[¶15] The juvenile court's finding C.N. is subjected to aggravated circumstances is supported by the evidence and is not clearly erroneous.
[¶16] C.G. argues the effect of the juvenile court's termination of his parental rights precludes an obligation to pay continued child support because the statute used to terminate his parental rights may not be read in concert with a separate statute requiring continued payment of child support.
[¶17] Parental rights may be terminated under both the Uniform Juvenile Court Act, N.D.C.C. § 27-20-44, and as part of an adoption proceeding under the Uniform Adoption Act, N.D.C.C. § 14-15-19. C.G.'s parental rights were terminated under the Juvenile Court Act. N.D.C.C. § 27-20-44. The juvenile court also cited the domestic relations chapter, N.D.C.C. § 14-09-08.21, in its provision for the continuation of child support payments despite the termination of C.G.'s parental rights.
[¶18] When "a general provision in a statute is in conflict with a special provision . . . in another statute, the two must be construed, if possible, so that effect may be given to both provisions." N.D.C.C. § 1-02-07. The juvenile court terminated C.G.'s parental rights under the Uniform Juvenile Court Act, which provides that "[a]n order terminating parental rights of a parent terminates all the parent's rights and obligations with respect to the child . . . ." N.D.C.C. § 27-20-46(1). The domestic relations chapter, however, provides that "[a] termination of parental rights does not terminate the duty of either parent to support the child before the child's adoption . . . ." N.D.C.C. § 14-09-08.21. When construed together, the special provision contained in N.D.C.C. § 14-09-08.21 serves as an exception to the termination of all duties contemplated by N.D.C.C. § 27-20-46 and requires continued child support payments. Although this Court considers the provisions to be reconcilable under N.D.C.C. § 1-02-07, were it to consider the provisions as irreconcilable, the later enacted N.D.C.C. § 14-09-08.21 and its provision that child support may be required even after the termination of parental rights would control the case and the result would be the same. See N.D.C.C. § 1-02-07 (when there is an irreconcilable conflict between two statutory provisions, a particular statute prevails over a general statute).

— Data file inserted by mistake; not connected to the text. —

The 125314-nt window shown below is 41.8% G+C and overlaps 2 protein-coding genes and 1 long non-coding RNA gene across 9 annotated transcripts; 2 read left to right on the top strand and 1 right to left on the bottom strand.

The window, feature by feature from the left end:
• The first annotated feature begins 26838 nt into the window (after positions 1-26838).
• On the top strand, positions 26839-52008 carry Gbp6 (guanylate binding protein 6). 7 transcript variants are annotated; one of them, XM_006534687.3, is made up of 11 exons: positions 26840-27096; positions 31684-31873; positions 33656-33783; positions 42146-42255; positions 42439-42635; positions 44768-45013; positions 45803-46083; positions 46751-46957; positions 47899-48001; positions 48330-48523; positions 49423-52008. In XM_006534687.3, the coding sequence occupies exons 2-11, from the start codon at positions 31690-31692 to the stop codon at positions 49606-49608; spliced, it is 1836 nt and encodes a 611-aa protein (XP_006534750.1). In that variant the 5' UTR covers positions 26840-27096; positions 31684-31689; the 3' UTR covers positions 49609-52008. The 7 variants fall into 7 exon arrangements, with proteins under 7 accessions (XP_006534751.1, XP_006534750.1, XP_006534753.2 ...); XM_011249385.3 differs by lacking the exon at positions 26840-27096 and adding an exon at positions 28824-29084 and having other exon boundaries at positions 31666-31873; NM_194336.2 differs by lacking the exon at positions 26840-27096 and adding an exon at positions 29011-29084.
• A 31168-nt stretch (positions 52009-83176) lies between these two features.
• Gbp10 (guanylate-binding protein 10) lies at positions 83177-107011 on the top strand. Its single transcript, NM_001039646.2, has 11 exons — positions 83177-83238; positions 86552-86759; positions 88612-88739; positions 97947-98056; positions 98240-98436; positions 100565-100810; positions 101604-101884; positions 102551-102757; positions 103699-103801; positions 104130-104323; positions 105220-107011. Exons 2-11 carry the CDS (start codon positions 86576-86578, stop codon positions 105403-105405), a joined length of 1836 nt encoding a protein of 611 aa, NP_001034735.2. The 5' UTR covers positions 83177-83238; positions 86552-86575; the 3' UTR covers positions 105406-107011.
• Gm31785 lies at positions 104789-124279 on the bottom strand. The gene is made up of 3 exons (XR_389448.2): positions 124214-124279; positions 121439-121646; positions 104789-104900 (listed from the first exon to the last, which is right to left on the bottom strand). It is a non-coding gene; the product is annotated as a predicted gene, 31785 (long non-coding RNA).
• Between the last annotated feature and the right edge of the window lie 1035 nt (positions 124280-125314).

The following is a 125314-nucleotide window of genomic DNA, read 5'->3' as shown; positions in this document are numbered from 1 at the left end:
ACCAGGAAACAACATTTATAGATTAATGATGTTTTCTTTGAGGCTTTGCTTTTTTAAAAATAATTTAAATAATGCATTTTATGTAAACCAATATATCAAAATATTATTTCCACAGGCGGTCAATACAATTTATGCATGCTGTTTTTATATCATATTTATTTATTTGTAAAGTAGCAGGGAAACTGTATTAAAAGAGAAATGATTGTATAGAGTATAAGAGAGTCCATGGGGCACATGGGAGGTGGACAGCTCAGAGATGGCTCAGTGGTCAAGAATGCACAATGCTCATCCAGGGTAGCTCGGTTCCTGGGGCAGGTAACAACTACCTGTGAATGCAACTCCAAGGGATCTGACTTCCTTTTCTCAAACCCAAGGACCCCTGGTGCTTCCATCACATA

[¶19] The juvenile court did not err in requiring C.G. to provide continued child support payments after his parental rights were terminated.
[¶20] We conclude the juvenile court was not clearly erroneous in finding that C.N. is a deprived child and that C.N. is subjected to aggravated circumstances. The juvenile court correctly ordered C.G. to pay child support while also terminating his parental rights. We affirm the judgment terminating the parental rights of C.G. and ordering him to provide child support.
|[¶21]||Daniel J. Crothers|
Mary Muehlen Maring
Carol Ronning Kapsner
Dale V. Sandstrom
Gerald W. VandeWalle, C.J.